Actor Anushka Sharma, known to be a yoga enthusiast, recently shared a throwback picture in which she is seen attempting the ‘king of all asanas’ Sirsasana or headstand. The Rab Ne Bana Di Jodi actor, who is pregnant with her first child with cricketer Virat Kohli, penned a note on attempting the “difficult” pose.
Take a look.
“This exercise is ‘hands-down’ (and legs up) the most difficult one,” wrote the 32-year-old, while describing how she has been continuing with her yoga practise throughout pregnancy.
“As yoga is a big part of my life, my doctor recommended that I can do all such asanas that I was doing before I was pregnant barring twists and extreme forward bends, but of course with the appropriate and required support,” she added.
As an advanced practitioner of the inversion exercise, Sharma attempted Salamba Sirsasana, a variation of the Sirsasana, with support. “For the Sirsasana, which I have been doing for many years, I ensured that I used the wall for support and also my very able husband supporting my balance to be extra safe. This was also done under the supervision of my yoga teacher Eefa Shrof who was virtually with me through this session. I’m so glad I could continue my practice through my pregnancy,” she wrote.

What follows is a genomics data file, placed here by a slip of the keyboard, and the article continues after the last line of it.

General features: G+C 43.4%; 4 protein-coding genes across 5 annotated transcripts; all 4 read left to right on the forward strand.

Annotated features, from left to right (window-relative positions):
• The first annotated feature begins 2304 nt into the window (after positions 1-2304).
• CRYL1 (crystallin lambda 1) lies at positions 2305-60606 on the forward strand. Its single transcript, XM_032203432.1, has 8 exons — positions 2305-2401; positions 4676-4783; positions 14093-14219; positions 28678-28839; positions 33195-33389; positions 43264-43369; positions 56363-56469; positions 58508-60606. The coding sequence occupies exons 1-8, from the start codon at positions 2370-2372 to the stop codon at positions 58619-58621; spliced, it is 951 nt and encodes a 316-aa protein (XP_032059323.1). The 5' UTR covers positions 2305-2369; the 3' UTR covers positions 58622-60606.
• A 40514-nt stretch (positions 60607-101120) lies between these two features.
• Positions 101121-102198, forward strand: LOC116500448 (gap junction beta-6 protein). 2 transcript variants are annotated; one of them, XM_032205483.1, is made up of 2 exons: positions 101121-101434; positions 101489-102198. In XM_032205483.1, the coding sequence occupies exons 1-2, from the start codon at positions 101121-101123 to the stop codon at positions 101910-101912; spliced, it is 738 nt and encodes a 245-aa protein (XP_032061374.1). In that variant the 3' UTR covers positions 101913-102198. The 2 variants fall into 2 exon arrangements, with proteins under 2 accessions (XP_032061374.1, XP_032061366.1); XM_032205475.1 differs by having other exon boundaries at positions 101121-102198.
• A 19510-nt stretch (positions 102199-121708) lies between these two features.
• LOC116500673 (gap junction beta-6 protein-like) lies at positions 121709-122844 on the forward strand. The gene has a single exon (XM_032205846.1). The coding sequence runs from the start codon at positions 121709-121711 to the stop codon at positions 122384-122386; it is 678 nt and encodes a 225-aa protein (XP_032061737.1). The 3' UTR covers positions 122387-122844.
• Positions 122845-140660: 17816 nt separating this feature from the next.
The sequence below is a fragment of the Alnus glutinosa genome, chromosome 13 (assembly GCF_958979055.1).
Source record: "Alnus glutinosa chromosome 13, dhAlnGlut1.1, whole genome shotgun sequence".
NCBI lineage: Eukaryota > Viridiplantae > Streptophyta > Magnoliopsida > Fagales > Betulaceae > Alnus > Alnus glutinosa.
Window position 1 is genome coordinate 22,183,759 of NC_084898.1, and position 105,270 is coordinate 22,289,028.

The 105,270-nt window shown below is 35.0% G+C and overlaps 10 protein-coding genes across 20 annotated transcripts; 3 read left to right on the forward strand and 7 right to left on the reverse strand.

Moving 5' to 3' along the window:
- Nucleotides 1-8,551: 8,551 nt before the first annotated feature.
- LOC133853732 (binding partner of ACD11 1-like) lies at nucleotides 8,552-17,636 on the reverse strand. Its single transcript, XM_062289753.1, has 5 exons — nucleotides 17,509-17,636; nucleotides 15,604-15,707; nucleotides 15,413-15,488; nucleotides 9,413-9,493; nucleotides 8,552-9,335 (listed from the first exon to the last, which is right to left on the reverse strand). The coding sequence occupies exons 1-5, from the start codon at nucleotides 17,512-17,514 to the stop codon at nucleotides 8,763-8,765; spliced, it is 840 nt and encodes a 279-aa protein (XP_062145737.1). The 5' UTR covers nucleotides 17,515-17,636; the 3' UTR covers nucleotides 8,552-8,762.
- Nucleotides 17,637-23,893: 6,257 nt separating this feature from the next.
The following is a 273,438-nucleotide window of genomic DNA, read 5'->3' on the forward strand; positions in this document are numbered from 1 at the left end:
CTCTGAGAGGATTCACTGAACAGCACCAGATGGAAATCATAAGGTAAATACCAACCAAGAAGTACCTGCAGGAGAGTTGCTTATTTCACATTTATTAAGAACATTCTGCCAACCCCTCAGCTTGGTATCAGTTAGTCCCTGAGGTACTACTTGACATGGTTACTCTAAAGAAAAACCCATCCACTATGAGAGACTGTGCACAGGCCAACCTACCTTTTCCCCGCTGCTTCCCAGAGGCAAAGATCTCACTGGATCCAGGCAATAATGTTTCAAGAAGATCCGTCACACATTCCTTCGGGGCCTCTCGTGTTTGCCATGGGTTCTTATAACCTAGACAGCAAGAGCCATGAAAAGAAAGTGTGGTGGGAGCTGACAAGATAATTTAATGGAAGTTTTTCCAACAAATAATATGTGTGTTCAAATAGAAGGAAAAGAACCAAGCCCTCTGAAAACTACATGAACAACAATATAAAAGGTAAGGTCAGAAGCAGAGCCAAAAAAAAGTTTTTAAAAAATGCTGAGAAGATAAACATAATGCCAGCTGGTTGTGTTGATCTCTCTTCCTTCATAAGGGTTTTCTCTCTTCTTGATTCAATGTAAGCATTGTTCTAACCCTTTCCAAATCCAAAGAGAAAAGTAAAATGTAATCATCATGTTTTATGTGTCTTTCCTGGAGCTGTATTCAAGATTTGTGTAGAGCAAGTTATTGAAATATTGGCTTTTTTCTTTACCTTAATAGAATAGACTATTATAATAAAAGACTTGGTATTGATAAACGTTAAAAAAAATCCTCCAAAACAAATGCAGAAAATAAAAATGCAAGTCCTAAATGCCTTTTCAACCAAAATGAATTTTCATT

Sirsasana is known to be a calming exercise for the body and mind. However, advanced practitioners are advised to take it up later in the pregnancy rather than just after getting pregnant to avoid any complications.
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Tempted to do the asana? Here’s what you need to know as a mom-to-be
Stay away from intense yoga poses if you have never done it before. Pregnancy is not a time to start an inversion practice, said yoga expert Priyamvada Mangal.
“Pregnant women should undertake headstand exercises only if they have been doing it prior to pregnancy and are confident. Posture stability is extremely important for the baby’s safety. However, the concerned doctor’s permission, as well as yoga expert’s guidance, is needed all through. Also, like in this case, there should always be a trained person physically present to supervise and support as well as guide the practitioner accordingly,” she mentioned.
How does a trained partner’s presence help?
A trained partner can help one with alignment in this pose. Your partner can stand to one side and look at the alignment along the side of your body: the centre of the hip, the outer ankle bone, the centre of the shoulder, and the ear hole. These need to be perpendicular to the floor.